Goren, who joined Elcon after the "brine pool" affair, says his connections to the Environmental Protection Ministry work to the company's benefit. "I understand the ministry's modus operandi and way of thinking, but my status could be a problem because people in the ministry are concerned that if Elcon receives permits, people might say that it is because of me."

Elcon employs various technologies to transform highly toxic waste into purified water used in manufacturing in the plant. The company developed technology to treat high concentrations of organic matter in effluents produced in pharmaceutical plants. They have decided to transform hypersaline effluents into solid salt rather than dispose of them in pools. The resulting salt is, of course, transported to Ramat Hovav. "This treatment plant has come as close as possible to a state in which there are no remaining pollutants after treatment," Goren says. He says Elcon received a permit in principle to dispose of sludge, but because a tender has not been issued to choose a site, the company has not yet disposed of the sludge in an alternate location.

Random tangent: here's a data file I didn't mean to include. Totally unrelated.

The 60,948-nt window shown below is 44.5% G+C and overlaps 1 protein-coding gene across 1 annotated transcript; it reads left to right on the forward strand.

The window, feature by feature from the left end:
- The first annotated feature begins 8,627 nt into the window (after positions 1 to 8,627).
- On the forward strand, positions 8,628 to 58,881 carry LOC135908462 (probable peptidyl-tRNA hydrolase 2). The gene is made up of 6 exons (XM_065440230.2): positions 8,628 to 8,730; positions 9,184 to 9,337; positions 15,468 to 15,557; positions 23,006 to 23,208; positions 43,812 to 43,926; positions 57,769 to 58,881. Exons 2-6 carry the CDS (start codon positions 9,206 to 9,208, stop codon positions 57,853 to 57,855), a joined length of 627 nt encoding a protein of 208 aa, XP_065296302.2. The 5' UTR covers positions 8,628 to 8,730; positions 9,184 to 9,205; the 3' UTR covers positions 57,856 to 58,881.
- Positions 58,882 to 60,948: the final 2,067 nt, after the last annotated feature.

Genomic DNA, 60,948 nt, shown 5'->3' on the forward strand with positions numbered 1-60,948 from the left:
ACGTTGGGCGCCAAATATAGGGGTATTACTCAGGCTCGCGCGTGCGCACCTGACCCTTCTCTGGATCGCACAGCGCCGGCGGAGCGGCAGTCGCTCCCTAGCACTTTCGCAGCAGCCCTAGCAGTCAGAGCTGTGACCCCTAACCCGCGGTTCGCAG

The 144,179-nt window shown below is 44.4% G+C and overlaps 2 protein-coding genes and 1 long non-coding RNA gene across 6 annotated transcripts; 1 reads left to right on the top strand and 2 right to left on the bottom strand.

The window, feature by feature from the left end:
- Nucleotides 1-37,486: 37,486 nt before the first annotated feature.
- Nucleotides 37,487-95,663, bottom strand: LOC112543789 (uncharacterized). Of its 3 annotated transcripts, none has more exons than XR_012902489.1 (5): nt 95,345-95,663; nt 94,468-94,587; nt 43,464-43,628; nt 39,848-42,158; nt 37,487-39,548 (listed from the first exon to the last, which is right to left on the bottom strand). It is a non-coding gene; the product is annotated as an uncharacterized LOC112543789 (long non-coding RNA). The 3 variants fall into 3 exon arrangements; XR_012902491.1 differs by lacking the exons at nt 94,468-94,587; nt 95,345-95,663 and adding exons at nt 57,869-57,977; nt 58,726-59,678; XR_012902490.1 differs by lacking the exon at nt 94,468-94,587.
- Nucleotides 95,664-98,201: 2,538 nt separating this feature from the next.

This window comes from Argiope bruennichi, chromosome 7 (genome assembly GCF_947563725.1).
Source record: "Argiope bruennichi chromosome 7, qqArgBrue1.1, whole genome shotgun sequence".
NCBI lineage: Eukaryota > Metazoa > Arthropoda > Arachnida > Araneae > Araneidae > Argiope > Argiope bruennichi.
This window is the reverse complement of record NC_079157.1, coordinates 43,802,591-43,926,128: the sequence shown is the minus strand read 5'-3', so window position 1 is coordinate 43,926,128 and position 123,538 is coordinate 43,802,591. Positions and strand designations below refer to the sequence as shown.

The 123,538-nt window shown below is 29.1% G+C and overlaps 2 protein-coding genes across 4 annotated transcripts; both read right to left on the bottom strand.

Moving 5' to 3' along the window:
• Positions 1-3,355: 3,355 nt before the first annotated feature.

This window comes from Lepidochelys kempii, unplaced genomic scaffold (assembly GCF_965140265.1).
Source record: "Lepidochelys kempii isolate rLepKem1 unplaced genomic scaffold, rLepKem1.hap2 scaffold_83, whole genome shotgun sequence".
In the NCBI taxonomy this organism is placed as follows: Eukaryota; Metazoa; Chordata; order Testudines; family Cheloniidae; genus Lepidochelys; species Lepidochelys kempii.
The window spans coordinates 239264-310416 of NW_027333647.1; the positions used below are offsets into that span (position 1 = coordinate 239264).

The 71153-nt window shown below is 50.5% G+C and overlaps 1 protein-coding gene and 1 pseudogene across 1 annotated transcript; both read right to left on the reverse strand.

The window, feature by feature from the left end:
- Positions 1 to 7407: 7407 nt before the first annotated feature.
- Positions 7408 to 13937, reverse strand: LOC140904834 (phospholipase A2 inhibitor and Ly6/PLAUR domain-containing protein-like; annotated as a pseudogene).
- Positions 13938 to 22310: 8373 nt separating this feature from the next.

Elgat and Goren say that the ESC's monopoly on the hazardous waste disposal market is the root of the problem. Unlike other companies, the ESC is not required to obtain various permits from the Environmental Protection Ministry because it is the default choice for disposal of all types of waste.

These claims are supported by a report commissioned by the Environmental Protection Ministry two and a half years ago, in which the ministry requested that the Pareto Engineering firm provide recommendations for management of the hazardous waste disposal system. The report, to a ministry committee appointed to address this issue, for which Goren was one of the authors, concluded that legislation clearly favored the ESC and that no producer of waste was forced to obtain permits to use the government company's disposal services.

The company is free to dictate prices and payment conditions because of its status as a monopoly, and to heighten standards for waste absorption. The company clearly paints a different picture in its descriptions of marketing strategies that cater to clientele; these include customer satisfaction surveys, a complete package of environmental services and waste treatment in the company's backyard.